He underscored another problem— that an increasing number of kids are using e-cigarettes. He cited reports from the Centers for Disease Control and Prevention and from the 2011 and 2012 National Tobacco Youth Survey that concluded that usage of e-cigarettes has doubled among middle- and high-school students.
“And if the youth are ingesting or inhaling a nicotine product because it is so addicting, how do we know it’s not going to be a gateway to cigarette smoking?” Kushner asked. “ And that’s very problematic that there have been no controls.”  
Even before this ordinance takes effect, kids in the Long Beach Unified School District (LBUSD) already risk steep penalties if they are caught with a vaping device on campus. Chris Eftychiou, a spokesperson for the district, said that the board policy has been updated to include a prohibition against e-cigarettes. He added that school-safety officers may cite students for possessing these devices. According to the guidelines available from the school district, students may face suspension or intervention transfer or may be recommended for expulsion if they possess or use tobacco/nicotine products on school property.
The US Food and Drug Administration (FDA) has not yet made a definitive ruling on whether e-cigarettes are safe or dangerous.
“The devices have not yet been fully studied,” a release on the FDA website stated, “so consumers currently don’t know the potential risks of e-cigarettes when used as intended, how much nicotine or other potentially harmful chemicals are being inhaled during use, or if there are any benefits associated with using these products.”
Kenneth Turney, owner of Vapor Underground, is convinced that the vaping devices don’t pose any health risk. He criticized the Council’s decision to move forward with the ordinance.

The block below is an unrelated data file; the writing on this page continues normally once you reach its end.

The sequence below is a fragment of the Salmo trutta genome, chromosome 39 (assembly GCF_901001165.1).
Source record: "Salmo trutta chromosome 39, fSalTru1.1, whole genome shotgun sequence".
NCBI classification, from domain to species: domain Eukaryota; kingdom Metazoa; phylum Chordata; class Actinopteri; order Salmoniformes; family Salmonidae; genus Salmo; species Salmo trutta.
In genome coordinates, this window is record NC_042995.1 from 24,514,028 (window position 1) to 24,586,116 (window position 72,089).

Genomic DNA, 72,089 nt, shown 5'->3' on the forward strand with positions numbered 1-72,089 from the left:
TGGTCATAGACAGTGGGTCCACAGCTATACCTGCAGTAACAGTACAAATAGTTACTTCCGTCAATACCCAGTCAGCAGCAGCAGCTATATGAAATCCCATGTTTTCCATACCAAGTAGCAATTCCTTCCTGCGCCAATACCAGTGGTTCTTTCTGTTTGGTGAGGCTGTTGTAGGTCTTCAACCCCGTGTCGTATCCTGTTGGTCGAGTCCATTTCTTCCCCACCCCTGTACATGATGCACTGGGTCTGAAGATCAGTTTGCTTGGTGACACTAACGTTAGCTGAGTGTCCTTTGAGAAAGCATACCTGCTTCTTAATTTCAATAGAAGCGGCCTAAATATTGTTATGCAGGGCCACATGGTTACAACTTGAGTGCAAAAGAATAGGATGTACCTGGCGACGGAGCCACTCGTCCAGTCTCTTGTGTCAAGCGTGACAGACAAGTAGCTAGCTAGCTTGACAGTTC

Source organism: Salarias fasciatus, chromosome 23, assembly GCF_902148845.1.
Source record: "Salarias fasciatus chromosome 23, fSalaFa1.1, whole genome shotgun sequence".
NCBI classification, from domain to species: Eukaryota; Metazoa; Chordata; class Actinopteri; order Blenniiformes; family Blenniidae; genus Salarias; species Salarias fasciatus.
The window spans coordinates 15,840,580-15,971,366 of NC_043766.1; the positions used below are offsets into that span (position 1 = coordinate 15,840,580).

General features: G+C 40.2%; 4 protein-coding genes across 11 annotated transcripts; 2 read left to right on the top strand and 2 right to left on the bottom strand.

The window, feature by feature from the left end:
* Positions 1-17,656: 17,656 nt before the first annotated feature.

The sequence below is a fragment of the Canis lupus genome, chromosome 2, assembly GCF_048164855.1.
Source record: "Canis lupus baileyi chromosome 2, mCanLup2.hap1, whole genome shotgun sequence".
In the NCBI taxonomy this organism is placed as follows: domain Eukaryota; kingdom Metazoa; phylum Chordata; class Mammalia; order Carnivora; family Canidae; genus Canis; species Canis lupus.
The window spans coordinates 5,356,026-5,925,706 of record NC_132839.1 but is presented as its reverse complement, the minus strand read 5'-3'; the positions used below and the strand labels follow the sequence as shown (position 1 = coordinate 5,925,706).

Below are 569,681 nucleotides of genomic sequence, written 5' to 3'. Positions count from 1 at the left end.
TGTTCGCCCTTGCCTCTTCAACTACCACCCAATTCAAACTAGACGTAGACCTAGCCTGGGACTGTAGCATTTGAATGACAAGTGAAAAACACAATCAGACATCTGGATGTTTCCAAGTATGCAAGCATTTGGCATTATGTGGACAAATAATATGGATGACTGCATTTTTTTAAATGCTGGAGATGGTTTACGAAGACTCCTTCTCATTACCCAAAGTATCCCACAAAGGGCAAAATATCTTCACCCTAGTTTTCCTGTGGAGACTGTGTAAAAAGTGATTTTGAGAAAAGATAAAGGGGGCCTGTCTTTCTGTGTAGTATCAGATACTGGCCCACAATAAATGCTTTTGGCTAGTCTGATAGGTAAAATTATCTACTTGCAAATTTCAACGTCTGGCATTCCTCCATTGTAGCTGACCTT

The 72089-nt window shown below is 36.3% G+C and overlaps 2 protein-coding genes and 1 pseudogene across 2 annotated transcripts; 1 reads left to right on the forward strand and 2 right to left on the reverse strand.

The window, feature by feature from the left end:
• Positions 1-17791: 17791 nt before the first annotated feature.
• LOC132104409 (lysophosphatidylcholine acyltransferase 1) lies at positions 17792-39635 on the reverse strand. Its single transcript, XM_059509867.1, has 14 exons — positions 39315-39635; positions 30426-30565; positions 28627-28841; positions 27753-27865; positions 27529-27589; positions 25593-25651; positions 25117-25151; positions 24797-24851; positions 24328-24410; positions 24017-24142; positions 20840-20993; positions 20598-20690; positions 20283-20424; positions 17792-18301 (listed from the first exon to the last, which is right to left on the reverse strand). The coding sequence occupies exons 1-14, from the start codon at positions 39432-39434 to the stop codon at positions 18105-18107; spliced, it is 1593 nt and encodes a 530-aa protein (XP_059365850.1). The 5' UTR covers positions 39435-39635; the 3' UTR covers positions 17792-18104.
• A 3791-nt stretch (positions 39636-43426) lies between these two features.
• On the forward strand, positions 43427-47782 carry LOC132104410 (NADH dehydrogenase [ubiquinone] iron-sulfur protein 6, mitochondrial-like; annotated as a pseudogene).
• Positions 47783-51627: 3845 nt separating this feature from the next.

In a telephone interview, he did, however, acknowledge that there are certain places where e-cigarettes shouldn’t be used, especially if it becomes a nuisance.
“I don’t truly believe in smoking in restaurants because it is distracting,” Turney said. “I definitely don’t believe in smoking in movie theaters because it is visually distracting. You know, but that’s common sense.”
When asked about his policy towards youth who hope to buy e-cigarettes, Turney said he’s personally thrown out kids who didn’t look old enough to buy cigarettes and couldn’t produce identification. A father of a 14-year-old boy, he said that he would not object to his son having an e-cigarette, but he does take a stand against his son trying nicotine because that substance is very addictive. Turney said he used to smoke up to two packs of regular cigarettes per day.
Turney, Shaknovich and Schroeder all said that they do ask for proof of identification in their stores, especially if a customer looks young.
Sixth District Councilmember Dee Andrews sponsored the ordinance. Andrews’s chief of staff, John Edmond, described how, under the new ordinance, store owners would not simply be trusted to voluntarily ensure that youth would not buy their products.
“Although the operators said, ‘We’re not going to sell to minors,’ there was nothing on the books that prevented them from doing it, quite frankly,” Edmond said in a telephone interview.
He also criticized e-cigarette advocates who insist that vaping devices are safe.
“There’s this sort of bullish optimism that this is… not harmful to anybody,” Edmond said, as he described how all of the arguments in favor of e-cigarettes sound exactly like the arguments that were made to promote tobacco cigarettes in the 1950s.
“So I really hope that this helps people get off nicotine,” he concluded, “but what I’m seeing is more people being addicted to nicotine, people who may have never considered smoking a cigarette ever being exposed to this! unfortunately, I think what the trend will be is that you’ll have more people starting this than stopping it in terms of addiction to nicotine.”
Shaknovich said that he and other store owners are circulating a petition in favor of a change in the ordinance to allow sampling. However, other business owners are mulling over other alternatives to fight the new regulations. Turney said that he is considering the possibility of filing a class-action lawsuit and has already consulted with an attorney. He has also thought about closing his shop to the public and serving customers by appointment only.
Edmond said that there is always the possibility that in the future, another city councilmember could advocate for a change in the ordinance that could accommodate e-cigarette lounges similar to cigar lounges so that users could freely sample their vapor flavors. He said no one has discussed a petition with Andrews’s office.